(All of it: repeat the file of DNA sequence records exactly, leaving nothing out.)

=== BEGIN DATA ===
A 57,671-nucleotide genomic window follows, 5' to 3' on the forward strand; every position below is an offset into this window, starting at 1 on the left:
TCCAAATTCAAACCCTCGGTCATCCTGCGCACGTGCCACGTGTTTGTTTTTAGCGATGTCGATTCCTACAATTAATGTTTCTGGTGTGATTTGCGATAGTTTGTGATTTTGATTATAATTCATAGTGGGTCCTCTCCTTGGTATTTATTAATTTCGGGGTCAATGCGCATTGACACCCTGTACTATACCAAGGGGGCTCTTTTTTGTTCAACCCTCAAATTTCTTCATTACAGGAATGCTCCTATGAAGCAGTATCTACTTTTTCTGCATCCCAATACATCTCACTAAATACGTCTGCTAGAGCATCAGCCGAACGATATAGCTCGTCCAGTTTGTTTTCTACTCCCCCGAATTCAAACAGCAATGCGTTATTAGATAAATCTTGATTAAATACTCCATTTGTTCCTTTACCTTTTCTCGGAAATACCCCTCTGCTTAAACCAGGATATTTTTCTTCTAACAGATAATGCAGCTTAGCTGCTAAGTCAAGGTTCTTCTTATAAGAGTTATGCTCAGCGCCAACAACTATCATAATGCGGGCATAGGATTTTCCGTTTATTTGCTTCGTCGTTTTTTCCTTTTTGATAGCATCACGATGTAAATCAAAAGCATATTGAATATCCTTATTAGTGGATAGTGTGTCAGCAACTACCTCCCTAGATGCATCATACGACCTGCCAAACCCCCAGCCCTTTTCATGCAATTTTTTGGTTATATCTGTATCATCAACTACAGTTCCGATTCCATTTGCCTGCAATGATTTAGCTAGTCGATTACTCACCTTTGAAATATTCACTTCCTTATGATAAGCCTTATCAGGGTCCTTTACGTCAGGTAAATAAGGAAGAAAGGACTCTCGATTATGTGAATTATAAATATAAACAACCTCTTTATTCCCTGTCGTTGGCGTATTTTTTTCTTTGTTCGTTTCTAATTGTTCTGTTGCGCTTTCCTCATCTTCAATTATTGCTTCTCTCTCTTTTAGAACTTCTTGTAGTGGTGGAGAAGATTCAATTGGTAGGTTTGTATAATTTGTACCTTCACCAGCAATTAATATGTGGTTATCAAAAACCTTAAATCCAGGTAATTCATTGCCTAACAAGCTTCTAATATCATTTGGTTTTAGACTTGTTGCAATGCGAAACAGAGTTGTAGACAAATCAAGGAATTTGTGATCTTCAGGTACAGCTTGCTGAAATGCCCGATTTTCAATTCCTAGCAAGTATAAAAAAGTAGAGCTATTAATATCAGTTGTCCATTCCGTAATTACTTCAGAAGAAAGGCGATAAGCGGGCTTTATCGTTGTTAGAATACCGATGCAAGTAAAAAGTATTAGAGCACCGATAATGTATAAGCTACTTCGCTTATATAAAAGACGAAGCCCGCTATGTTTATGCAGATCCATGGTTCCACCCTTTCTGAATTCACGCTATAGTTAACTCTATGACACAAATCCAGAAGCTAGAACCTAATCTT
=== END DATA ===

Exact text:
A 57,671-nucleotide genomic window follows, 5' to 3' on the forward strand; every position below is an offset into this window, starting at 1 on the left:
TCCAAATTCAAACCCTCGGTCATCCTGCGCACGTGCCACGTGTTTGTTTTTAGCGATGTCGATTCCTACAATTAATGTTTCTGGTGTGATTTGCGATAGTTTGTGATTTTGATTATAATTCATAGTGGGTCCTCTCCTTGGTATTTATTAATTTCGGGGTCAATGCGCATTGACACCCTGTACTATACCAAGGGGGCTCTTTTTTGTTCAACCCTCAAATTTCTTCATTACAGGAATGCTCCTATGAAGCAGTATCTACTTTTTCTGCATCCCAATACATCTCACTAAATACGTCTGCTAGAGCATCAGCCGAACGATATAGCTCGTCCAGTTTGTTTTCTACTCCCCCGAATTCAAACAGCAATGCGTTATTAGATAAATCTTGATTAAATACTCCATTTGTTCCTTTACCTTTTCTCGGAAATACCCCTCTGCTTAAACCAGGATATTTTTCTTCTAACAGATAATGCAGCTTAGCTGCTAAGTCAAGGTTCTTCTTATAAGAGTTATGCTCAGCGCCAACAACTATCATAATGCGGGCATAGGATTTTCCGTTTATTTGCTTCGTCGTTTTTTCCTTTTTGATAGCATCACGATGTAAATCAAAAGCATATTGAATATCCTTATTAGTGGATAGTGTGTCAGCAACTACCTCCCTAGATGCATCATACGACCTGCCAAACCCCCAGCCCTTTTCATGCAATTTTTTGGTTATATCTGTATCATCAACTACAGTTCCGATTCCATTTGCCTGCAATGATTTAGCTAGTCGATTACTCACCTTTGAAATATTCACTTCCTTATGATAAGCCTTATCAGGGTCCTTTACGTCAGGTAAATAAGGAAGAAAGGACTCTCGATTATGTGAATTATAAATATAAACAACCTCTTTATTCCCTGTCGTTGGCGTATTTTTTTCTTTGTTCGTTTCTAATTGTTCTGTTGCGCTTTCCTCATCTTCAATTATTGCTTCTCTCTCTTTTAGAACTTCTTGTAGTGGTGGAGAAGATTCAATTGGTAGGTTTGTATAATTTGTACCTTCACCAGCAATTAATATGTGGTTATCAAAAACCTTAAATCCAGGTAATTCATTGCCTAACAAGCTTCTAATATCATTTGGTTTTAGACTTGTTGCAATGCGAAACAGAGTTGTAGACAAATCAAGGAATTTGTGATCTTCAGGTACAGCTTGCTGAAATGCCCGATTTTCAATTCCTAGCAAGTATAAAAAAGTAGAGCTATTAATATCAGTTGTCCATTCCGTAATTACTTCAGAAGAAAGGCGATAAGCGGGCTTTATCGTTGTTAGAATACCGATGCAAGTAAAAAGTATTAGAGCACCGATAATGTATAAGCTACTTCGCTTATATAAAAGACGAAGCCCGCTATGTTTATGCAGATCCATGGTTCCACCCTTTCTGAATTCACGCTATAGTTAACTCTATGACACAAATCCAGAAGCTAGAACCTAATCTT